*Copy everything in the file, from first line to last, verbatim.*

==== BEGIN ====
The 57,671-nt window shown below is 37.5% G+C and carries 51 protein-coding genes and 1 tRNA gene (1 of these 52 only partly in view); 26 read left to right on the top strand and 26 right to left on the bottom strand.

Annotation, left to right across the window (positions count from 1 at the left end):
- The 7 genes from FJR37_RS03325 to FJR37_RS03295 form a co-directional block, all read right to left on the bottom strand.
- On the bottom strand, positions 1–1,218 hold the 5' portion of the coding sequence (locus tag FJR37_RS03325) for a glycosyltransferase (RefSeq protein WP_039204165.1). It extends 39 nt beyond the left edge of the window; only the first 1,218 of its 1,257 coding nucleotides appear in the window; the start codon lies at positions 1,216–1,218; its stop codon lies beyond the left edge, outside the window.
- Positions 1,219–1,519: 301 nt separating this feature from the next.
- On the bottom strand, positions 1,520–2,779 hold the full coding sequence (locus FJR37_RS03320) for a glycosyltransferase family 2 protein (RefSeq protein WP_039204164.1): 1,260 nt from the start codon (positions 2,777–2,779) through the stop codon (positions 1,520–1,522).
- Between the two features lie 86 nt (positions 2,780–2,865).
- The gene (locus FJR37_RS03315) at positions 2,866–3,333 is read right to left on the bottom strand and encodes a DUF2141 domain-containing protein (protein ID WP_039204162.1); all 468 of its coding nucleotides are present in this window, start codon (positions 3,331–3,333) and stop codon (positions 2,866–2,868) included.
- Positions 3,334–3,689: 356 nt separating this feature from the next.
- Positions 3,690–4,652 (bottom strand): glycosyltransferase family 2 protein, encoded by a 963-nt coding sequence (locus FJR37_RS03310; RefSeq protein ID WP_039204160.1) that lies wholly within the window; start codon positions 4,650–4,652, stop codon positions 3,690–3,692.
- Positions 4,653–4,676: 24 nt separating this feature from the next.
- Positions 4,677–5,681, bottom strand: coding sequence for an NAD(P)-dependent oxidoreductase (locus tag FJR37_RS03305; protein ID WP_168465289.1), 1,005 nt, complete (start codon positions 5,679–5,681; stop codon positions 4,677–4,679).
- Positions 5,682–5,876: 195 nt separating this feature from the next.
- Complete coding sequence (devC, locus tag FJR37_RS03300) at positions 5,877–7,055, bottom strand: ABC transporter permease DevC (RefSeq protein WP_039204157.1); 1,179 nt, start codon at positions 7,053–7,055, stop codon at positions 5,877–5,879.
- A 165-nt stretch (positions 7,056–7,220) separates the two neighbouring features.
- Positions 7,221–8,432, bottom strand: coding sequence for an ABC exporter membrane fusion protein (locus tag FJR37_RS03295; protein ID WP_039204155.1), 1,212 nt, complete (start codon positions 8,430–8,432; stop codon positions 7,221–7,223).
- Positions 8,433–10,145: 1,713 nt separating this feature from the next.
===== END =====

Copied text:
The 57,671-nt window shown below is 37.5% G+C and carries 51 protein-coding genes and 1 tRNA gene (1 of these 52 only partly in view); 26 read left to right on the top strand and 26 right to left on the bottom strand.

Annotation, left to right across the window (positions count from 1 at the left end):
- The 7 genes from FJR37_RS03325 to FJR37_RS03295 form a co-directional block, all read right to left on the bottom strand.
- On the bottom strand, positions 1–1,218 hold the 5' portion of the coding sequence (locus tag FJR37_RS03325) for a glycosyltransferase (RefSeq protein WP_039204165.1). It extends 39 nt beyond the left edge of the window; only the first 1,218 of its 1,257 coding nucleotides appear in the window; the start codon lies at positions 1,216–1,218; its stop codon lies beyond the left edge, outside the window.
- Positions 1,219–1,519: 301 nt separating this feature from the next.
- On the bottom strand, positions 1,520–2,779 hold the full coding sequence (locus FJR37_RS03320) for a glycosyltransferase family 2 protein (RefSeq protein WP_039204164.1): 1,260 nt from the start codon (positions 2,777–2,779) through the stop codon (positions 1,520–1,522).
- Between the two features lie 86 nt (positions 2,780–2,865).
- The gene (locus FJR37_RS03315) at positions 2,866–3,333 is read right to left on the bottom strand and encodes a DUF2141 domain-containing protein (protein ID WP_039204162.1); all 468 of its coding nucleotides are present in this window, start codon (positions 3,331–3,333) and stop codon (positions 2,866–2,868) included.
- Positions 3,334–3,689: 356 nt separating this feature from the next.
- Positions 3,690–4,652 (bottom strand): glycosyltransferase family 2 protein, encoded by a 963-nt coding sequence (locus FJR37_RS03310; RefSeq protein ID WP_039204160.1) that lies wholly within the window; start codon positions 4,650–4,652, stop codon positions 3,690–3,692.
- Positions 4,653–4,676: 24 nt separating this feature from the next.
- Positions 4,677–5,681, bottom strand: coding sequence for an NAD(P)-dependent oxidoreductase (locus tag FJR37_RS03305; protein ID WP_168465289.1), 1,005 nt, complete (start codon positions 5,679–5,681; stop codon positions 4,677–4,679).
- Positions 5,682–5,876: 195 nt separating this feature from the next.
- Complete coding sequence (devC, locus tag FJR37_RS03300) at positions 5,877–7,055, bottom strand: ABC transporter permease DevC (RefSeq protein WP_039204157.1); 1,179 nt, start codon at positions 7,053–7,055, stop codon at positions 5,877–5,879.
- A 165-nt stretch (positions 7,056–7,220) separates the two neighbouring features.
- Positions 7,221–8,432, bottom strand: coding sequence for an ABC exporter membrane fusion protein (locus tag FJR37_RS03295; protein ID WP_039204155.1), 1,212 nt, complete (start codon positions 8,430–8,432; stop codon positions 7,221–7,223).
- Positions 8,433–10,145: 1,713 nt separating this feature from the next.